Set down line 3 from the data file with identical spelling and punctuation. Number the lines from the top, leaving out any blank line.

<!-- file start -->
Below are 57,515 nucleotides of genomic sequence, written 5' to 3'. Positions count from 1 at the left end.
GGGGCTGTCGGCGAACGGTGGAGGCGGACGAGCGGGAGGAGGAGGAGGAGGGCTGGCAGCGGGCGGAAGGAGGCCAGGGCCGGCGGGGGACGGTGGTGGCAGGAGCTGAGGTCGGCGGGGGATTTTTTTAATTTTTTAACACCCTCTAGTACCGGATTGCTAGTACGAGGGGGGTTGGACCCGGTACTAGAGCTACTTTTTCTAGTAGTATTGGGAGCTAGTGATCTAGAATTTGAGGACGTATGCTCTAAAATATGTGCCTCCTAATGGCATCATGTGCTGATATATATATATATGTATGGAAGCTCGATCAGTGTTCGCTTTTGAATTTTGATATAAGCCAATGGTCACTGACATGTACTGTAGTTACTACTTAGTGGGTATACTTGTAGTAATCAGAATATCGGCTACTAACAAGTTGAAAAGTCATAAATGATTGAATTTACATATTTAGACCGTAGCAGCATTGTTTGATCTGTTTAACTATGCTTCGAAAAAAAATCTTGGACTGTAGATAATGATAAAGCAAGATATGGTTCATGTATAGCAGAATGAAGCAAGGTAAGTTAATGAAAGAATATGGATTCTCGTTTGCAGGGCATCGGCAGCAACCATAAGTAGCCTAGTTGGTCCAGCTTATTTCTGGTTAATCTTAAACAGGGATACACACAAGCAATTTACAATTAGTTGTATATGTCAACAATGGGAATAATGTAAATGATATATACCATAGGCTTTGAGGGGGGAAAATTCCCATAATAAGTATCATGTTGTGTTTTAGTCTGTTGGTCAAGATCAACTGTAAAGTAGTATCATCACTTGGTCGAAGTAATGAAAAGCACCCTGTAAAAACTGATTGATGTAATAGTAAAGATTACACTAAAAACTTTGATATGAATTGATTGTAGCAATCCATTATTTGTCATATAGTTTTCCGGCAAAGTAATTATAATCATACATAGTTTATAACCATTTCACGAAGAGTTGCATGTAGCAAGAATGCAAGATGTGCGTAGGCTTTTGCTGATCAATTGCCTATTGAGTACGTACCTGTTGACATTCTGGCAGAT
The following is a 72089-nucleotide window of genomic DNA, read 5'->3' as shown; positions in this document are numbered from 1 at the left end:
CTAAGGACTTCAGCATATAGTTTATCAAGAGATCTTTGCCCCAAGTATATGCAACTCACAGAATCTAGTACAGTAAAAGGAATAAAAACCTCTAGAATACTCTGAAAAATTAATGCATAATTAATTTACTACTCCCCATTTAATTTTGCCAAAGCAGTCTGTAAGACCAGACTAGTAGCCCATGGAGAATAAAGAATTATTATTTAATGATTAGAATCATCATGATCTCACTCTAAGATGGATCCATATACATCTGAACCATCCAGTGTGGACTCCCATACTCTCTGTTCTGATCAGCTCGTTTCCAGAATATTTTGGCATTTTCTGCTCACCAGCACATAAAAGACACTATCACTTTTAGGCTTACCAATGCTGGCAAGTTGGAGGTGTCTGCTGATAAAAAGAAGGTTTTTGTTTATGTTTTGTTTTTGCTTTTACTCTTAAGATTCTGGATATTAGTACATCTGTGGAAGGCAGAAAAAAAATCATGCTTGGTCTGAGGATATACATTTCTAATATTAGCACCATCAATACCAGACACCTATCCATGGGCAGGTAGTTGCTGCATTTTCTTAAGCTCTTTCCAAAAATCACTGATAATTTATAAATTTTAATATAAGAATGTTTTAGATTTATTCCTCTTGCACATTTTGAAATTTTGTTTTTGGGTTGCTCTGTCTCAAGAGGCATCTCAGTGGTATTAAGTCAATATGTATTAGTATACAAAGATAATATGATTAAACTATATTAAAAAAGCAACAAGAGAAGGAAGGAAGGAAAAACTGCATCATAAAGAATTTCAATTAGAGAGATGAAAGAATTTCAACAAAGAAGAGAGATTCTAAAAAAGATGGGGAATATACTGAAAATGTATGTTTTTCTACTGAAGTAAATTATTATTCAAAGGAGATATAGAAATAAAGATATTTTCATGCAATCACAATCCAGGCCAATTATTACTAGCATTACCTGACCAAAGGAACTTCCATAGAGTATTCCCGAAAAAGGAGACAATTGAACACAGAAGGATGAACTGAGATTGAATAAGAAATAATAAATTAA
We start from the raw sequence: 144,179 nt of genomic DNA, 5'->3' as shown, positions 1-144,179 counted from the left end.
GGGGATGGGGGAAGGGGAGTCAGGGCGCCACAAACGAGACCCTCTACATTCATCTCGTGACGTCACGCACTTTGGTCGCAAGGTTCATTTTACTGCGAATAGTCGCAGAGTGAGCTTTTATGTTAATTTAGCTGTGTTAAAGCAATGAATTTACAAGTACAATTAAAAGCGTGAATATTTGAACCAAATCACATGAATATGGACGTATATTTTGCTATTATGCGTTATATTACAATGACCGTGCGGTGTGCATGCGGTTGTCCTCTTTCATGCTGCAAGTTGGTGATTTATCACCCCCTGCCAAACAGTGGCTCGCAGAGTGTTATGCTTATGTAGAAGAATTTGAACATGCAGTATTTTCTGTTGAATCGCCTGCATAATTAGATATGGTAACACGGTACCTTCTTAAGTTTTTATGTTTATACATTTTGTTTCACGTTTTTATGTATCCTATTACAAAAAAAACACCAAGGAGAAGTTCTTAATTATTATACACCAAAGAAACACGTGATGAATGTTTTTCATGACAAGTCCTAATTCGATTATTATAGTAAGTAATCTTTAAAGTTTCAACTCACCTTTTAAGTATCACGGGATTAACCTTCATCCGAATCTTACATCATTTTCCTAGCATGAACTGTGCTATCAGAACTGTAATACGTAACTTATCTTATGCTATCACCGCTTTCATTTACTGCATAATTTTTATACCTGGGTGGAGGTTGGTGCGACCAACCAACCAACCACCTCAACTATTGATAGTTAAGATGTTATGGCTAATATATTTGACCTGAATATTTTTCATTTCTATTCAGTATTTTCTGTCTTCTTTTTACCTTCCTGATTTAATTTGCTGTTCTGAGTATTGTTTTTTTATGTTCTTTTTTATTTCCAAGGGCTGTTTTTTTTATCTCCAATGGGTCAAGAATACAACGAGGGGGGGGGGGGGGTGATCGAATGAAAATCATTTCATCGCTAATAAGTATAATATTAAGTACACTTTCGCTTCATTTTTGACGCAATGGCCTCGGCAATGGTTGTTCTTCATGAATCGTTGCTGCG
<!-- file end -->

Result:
The following is a 72089-nucleotide window of genomic DNA, read 5'->3' as shown; positions in this document are numbered from 1 at the left end: